So, in late 2014, Wolverine died. If you were following comics, you probably noticed. If you weren’t following comics, you probably didn’t. It was a surprisingly good mini-series, in my opinion. I didn’t read any of the pre-amble, but I enjoyed the series enough to sign-up for some of the aftermath.
The post-Logan series that interested me the most going in was the weekly-released Wolverines from writers Charles Soule and Ray Fawkes. I’m not very familiar with Fawkes, but I discovered Soule on his 2013/14 She-Hulk run, then followed up on him with Letter 44, Strongman, Death of Wolverine and Inhuman. I enjoyed them all at least as much–or more–than I had anticipated, so I was cautiously optimistic about this title.
This review is meant to sum up the entire 20 Issue run of Wolverines. I honestly don’t remember every artist that worked on it, but part of my initial excitement was due to the first issue featuring the art of fellow Monctonian Nick Bradshaw. I haven’t followed Bradshaw’s career closely, but I enjoy his work enough that if I’m even half interested in the subject of the book he’s drawing, I’ll usually pick it up.
So Wolverines‘ art comes out of the gate swinging. The other half dozen artists or so involved in the book maintain pretty consistent work, but nothing in the series really stands out. I can only think of maybe one or two stand-out panels that stick in my mind, and they’re more memorable for what is happening, rather than how it looks as its happening.
The whole story is quite interesting. It starts out appearing as though someone has put together a team of mutant healers, and intends on running them as a sort of mutant Suicide Squad. The first arc unveils how each of these characters–Sabretooth, X-23, Daken, Lady Deathstrike and Mystique–has handled Logan’s death, and how they ended up recruited into this definitely not a Suicide Squad. Later arcs involve stealing Logan’s admantium dipped corpse from Mr. Sinister, a token Deadpool appearance, and some other twists and turns.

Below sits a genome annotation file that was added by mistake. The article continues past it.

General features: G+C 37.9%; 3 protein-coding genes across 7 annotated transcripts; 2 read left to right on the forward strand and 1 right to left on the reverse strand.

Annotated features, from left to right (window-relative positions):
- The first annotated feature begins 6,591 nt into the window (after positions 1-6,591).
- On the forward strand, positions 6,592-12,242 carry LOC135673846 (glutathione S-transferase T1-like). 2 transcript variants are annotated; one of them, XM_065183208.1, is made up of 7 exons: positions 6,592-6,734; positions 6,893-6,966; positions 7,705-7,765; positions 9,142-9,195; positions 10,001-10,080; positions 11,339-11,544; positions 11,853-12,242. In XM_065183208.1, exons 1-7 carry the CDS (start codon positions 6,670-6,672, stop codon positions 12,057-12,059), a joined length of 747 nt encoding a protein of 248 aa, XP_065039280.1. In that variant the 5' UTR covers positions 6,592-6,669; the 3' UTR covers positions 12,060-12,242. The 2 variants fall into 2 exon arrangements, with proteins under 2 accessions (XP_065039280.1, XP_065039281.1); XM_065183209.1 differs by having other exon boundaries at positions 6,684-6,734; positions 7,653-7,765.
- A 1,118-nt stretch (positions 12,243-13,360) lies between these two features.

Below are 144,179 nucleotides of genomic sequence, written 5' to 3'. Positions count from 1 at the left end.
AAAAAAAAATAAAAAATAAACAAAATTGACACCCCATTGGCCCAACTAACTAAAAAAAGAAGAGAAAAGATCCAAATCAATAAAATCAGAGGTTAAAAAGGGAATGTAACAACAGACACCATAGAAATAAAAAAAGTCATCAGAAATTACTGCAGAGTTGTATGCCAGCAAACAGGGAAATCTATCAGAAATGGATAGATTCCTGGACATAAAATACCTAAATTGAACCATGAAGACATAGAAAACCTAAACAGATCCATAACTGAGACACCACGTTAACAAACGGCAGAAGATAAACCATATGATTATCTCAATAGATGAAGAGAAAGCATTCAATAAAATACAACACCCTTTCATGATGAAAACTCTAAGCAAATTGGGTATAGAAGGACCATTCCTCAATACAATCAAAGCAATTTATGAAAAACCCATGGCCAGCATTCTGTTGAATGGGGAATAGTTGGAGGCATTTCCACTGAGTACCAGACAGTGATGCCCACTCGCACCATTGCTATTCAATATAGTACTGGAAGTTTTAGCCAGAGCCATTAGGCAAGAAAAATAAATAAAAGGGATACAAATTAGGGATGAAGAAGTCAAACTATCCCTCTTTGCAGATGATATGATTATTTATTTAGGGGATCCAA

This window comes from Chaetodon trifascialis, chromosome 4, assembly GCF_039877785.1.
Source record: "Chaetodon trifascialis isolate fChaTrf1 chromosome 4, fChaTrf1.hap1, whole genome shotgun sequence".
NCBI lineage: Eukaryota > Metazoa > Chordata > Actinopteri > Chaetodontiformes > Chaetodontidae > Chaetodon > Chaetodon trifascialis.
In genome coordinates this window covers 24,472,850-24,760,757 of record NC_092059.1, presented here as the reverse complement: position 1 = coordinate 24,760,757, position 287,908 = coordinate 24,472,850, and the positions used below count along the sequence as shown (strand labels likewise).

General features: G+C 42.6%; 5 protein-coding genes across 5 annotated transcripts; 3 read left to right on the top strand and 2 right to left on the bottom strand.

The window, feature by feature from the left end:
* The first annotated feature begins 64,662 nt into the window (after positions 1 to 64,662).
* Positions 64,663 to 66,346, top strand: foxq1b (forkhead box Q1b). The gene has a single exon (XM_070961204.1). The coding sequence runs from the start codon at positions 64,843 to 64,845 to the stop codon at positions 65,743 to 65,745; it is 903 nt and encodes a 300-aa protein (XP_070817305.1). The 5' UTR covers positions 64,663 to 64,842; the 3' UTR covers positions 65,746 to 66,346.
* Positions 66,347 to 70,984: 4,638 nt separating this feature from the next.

Fawkes contributes some solid dialogue in his issues, but I would be willing to bet real money that the general outline of the story was all Soule. It has his fingerprints all over it: strong dialogue, a seemingly derivative plot outline that turns into a solid–maybe even surprising–ending. It’s one problem is that it certainly didn’t need to be 20 issues long. This story could really have been handled in 12, maybe 15 issues. But then it wouldn’t have ended just before Secret Wars came along to CHANGE THE MARVEL UNIVERSE FOREVER™, as it often does.
At 20 issues–4 trade paperback volumes–I don’t think I can really recommend this to anyone. I’d be very curious to see if it binge-reads well. Having to wait a week between each issue probably added to my enjoyment, because I didn’t really tire of the stuff going on in the laggy middle sections, and if a character I didn’t care about was featuring prominently… the focus had usually shifted for at least a little while the next week.
If you happen upon all four volumes in the 75% off bin at your LCBS it’s worth the read. I really enjoyed several parts of the series–especially the ending, which really only pays off if you read the whole series–and I’m glad I got to read it. I deeply regret how much I paid for it, though.